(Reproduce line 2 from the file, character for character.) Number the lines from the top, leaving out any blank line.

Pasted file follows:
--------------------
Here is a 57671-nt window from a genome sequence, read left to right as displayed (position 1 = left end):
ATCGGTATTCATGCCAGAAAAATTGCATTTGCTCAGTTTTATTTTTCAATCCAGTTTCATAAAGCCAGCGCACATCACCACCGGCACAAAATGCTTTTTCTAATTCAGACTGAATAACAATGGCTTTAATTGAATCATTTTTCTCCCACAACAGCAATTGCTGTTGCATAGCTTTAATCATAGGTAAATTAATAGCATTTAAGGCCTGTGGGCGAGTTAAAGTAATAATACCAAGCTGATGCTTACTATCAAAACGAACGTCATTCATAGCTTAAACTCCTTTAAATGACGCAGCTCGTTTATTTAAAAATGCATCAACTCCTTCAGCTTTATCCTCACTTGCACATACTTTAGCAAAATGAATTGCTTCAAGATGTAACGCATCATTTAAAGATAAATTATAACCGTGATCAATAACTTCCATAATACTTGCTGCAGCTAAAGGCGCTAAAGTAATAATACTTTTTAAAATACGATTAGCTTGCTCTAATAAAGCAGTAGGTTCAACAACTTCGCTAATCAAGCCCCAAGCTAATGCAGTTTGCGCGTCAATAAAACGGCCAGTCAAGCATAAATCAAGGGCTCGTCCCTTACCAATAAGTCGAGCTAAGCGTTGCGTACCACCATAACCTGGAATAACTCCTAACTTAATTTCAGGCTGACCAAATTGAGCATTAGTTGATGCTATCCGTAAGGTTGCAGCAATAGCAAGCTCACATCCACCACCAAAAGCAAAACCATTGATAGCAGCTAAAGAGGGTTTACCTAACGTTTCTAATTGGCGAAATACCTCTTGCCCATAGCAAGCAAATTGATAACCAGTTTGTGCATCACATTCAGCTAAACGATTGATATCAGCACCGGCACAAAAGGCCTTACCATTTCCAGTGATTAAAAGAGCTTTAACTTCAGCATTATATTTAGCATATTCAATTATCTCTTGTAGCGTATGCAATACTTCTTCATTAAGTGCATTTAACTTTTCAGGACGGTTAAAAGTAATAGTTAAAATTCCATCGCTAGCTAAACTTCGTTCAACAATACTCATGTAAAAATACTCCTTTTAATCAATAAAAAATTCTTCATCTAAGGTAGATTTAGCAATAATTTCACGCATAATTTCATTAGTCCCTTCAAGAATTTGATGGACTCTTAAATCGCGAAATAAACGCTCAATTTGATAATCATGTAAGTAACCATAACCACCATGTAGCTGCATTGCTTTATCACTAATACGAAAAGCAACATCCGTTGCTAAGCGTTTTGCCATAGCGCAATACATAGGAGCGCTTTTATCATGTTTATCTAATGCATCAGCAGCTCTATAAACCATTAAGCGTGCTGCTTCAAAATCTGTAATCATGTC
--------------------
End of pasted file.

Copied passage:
ATCGGTATTCATGCCAGAAAAATTGCATTTGCTCAGTTTTATTTTTCAATCCAGTTTCATAAAGCCAGCGCACATCACCACCGGCACAAAATGCTTTTTCTAATTCAGACTGAATAACAATGGCTTTAATTGAATCATTTTTCTCCCACAACAGCAATTGCTGTTGCATAGCTTTAATCATAGGTAAATTAATAGCATTTAAGGCCTGTGGGCGAGTTAAAGTAATAATACCAAGCTGATGCTTACTATCAAAACGAACGTCATTCATAGCTTAAACTCCTTTAAATGACGCAGCTCGTTTATTTAAAAATGCATCAACTCCTTCAGCTTTATCCTCACTTGCACATACTTTAGCAAAATGAATTGCTTCAAGATGTAACGCATCATTTAAAGATAAATTATAACCGTGATCAATAACTTCCATAATACTTGCTGCAGCTAAAGGCGCTAAAGTAATAATACTTTTTAAAATACGATTAGCTTGCTCTAATAAAGCAGTAGGTTCAACAACTTCGCTAATCAAGCCCCAAGCTAATGCAGTTTGCGCGTCAATAAAACGGCCAGTCAAGCATAAATCAAGGGCTCGTCCCTTACCAATAAGTCGAGCTAAGCGTTGCGTACCACCATAACCTGGAATAACTCCTAACTTAATTTCAGGCTGACCAAATTGAGCATTAGTTGATGCTATCCGTAAGGTTGCAGCAATAGCAAGCTCACATCCACCACCAAAAGCAAAACCATTGATAGCAGCTAAAGAGGGTTTACCTAACGTTTCTAATTGGCGAAATACCTCTTGCCCATAGCAAGCAAATTGATAACCAGTTTGTGCATCACATTCAGCTAAACGATTGATATCAGCACCGGCACAAAAGGCCTTACCATTTCCAGTGATTAAAAGAGCTTTAACTTCAGCATTATATTTAGCATATTCAATTATCTCTTGTAGCGTATGCAATACTTCTTCATTAAGTGCATTTAACTTTTCAGGACGGTTAAAAGTAATAGTTAAAATTCCATCGCTAGCTAAACTTCGTTCAACAATACTCATGTAAAAATACTCCTTTTAATCAATAAAAAATTCTTCATCTAAGGTAGATTTAGCAATAATTTCACGCATAATTTCATTAGTCCCTTCAAGAATTTGATGGACTCTTAAATCGCGAAATAAACGCTCAATTTGATAATCATGTAAGTAACCATAACCACCATGTAGCTGCATTGCTTTATCACTAATACGAAAAGCAACATCCGTTGCTAAGCGTTTTGCCATAGCGCAATACATAGGAGCGCTTTTATCATGTTTATCTAATGCATCAGCAGCTCTATAAACCATTAAGCGTGCTGCTTCAAAATCTGTAATCATGTC